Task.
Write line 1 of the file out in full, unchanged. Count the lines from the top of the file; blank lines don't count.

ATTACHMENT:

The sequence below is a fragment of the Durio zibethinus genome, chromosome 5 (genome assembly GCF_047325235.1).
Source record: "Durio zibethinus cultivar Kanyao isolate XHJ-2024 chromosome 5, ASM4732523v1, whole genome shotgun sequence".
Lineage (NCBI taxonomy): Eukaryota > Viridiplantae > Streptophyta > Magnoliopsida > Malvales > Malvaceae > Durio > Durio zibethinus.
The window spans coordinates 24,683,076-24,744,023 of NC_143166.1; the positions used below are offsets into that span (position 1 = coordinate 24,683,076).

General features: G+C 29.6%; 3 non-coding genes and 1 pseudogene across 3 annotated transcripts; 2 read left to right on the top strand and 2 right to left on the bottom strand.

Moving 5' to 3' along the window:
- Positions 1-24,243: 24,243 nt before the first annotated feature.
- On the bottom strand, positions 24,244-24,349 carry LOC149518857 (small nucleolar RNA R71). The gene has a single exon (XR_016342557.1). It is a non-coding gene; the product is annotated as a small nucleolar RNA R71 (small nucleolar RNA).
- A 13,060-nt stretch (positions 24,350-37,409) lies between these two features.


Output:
The sequence below is a fragment of the Durio zibethinus genome, chromosome 5 (genome assembly GCF_047325235.1).